UPDATE for 9 pm ET: Blue Origin won't launch its next New Shepard suborbital mission until Friday (Dec. 21) at the earliest. "Still working through ground infrastructure issues and monitoring incoming weather in West Texas. Slating next launch window NET Friday 12/21 pending further review," company representatives said via Twitter.
UPDATE for 9 am ET: Blue Origin has officially called off today's launch of a New Shepard spacecraft carrying NASA experiments due to a ground issue. "We are scrubbing today's #NewShepard launch due to a ground infrastructure issue. The vehicle is in good standing. Stand by for updates as we see what weather looks like for tomorrow," company officials said.
Original story: Blue Origin, the private spaceflight company founded by Jeff Bezos, will launch experiments for NASA on a suborbital rocket ride today (Dec. 18) using its New Shepard spacecraft and you can watch the action live here.
The reusable New Shepard rocket and capsule is scheduled to launch from Blue Origin's West Texas site at 9:30 a.m. EST (1430 GMT). It will be the fourth spaceflight for this New Shepard vehicle and the tenth launch overall for Blue Origin. The launch webcast will begin at 9 a.m. EST (1400 GMT), company representatives said. The mission is one of three launches today (all uncrewed) across the U.S. (A fourth by Arianespace has been delayed by weather.)
"This will be the 10th New Shepard mission and is dedicated to bringing nine NASA-sponsored research and technology payloads into space through NASA's Flight Opportunities program," Blue Origin representatives wrote in an announcement. "NASA's Flight Opportunities program is an essential program for researchers providing access to microgravity for technology development. Blue supports NASA's Flight Opportunities program and its role in perfecting technology for a future human presence in space."
The experiments riding aboard New Shepard are a varied bunch. They include a spacecraft electronics cooling experiment for NASA's Goddard Space Flight Center; the Suborbital Flight Experiment Monitor-2 built by the agency's Johnson Space Center to study the environment inside New Shepard for future experiments; as well as seven other experiments for universities and companies to study the microgravity environment.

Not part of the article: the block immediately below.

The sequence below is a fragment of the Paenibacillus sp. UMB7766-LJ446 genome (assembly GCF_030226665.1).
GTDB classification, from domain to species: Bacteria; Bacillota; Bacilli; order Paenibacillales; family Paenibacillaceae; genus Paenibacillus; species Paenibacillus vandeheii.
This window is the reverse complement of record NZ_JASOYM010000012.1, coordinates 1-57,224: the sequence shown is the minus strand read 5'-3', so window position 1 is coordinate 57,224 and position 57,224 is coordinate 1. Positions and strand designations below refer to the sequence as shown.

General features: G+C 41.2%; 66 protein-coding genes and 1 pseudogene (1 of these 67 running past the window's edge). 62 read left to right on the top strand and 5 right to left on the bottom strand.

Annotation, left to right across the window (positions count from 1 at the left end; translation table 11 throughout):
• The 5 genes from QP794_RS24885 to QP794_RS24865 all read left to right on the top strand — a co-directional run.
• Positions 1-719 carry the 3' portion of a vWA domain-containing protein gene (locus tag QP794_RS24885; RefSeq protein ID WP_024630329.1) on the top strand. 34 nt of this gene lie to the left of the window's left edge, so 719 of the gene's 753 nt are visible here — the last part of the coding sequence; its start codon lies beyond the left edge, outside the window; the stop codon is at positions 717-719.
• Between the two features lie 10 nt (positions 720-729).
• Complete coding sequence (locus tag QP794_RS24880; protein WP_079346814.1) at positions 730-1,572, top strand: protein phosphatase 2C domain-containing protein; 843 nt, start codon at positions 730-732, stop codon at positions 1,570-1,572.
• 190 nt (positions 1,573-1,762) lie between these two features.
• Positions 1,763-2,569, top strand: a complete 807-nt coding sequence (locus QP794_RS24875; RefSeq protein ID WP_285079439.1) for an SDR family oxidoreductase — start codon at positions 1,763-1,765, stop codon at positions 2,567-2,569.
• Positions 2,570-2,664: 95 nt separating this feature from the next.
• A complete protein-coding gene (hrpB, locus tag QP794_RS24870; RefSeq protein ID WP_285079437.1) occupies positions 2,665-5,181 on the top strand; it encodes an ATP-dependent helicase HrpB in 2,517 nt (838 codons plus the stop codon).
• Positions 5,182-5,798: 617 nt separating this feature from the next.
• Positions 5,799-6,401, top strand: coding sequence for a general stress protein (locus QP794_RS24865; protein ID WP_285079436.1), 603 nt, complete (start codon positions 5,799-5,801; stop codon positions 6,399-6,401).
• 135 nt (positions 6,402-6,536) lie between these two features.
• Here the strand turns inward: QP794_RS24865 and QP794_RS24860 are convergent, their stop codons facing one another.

"Thank you for flying with us @NASA and @NASA_Technology!" Blue Origin representatives wrote on Twitter Monday (Dec. 17). "We've had fun getting ready for launch with your teams in West Texas."
Blue Origin's New Shepard spacecraft may be just carrying experiments on today's flight, but the spacecraft is designed to fly human passengers on round trip flights to suborbital space. The spacecraft's main booster launches its crew capsule (which features the largest windows ever built for space) up to suborbital altitude, then returns to its landing site to make a vertical landing.
The capsule, meanwhile, experiences several minutes of weightlessness before re-entering the atmosphere and deploying parachutes to slow itself for landing. Each New Shepard vehicle can carry up to six passengers or fly uncrewed with experiments aboard. Blue Origin has not yet flown people on New Shepard, nor has the company - which has pledged to sell tickets for space trips, but has not revealed the cost of those flights.
Blue Origin's launch attempt today comes less than a week after the successful flight of Virgin Galactic's SpaceShipTwo Unity to an altitude of 51.4 miles (82.7 kilometers), which some consider space, with two pilots aboard. Virgin Galactic also plans to seel flights on its SpaceShipTwo space plane for $250,000 per seat.
Visit Space.com for complete coverage of today's Blue Origin launch.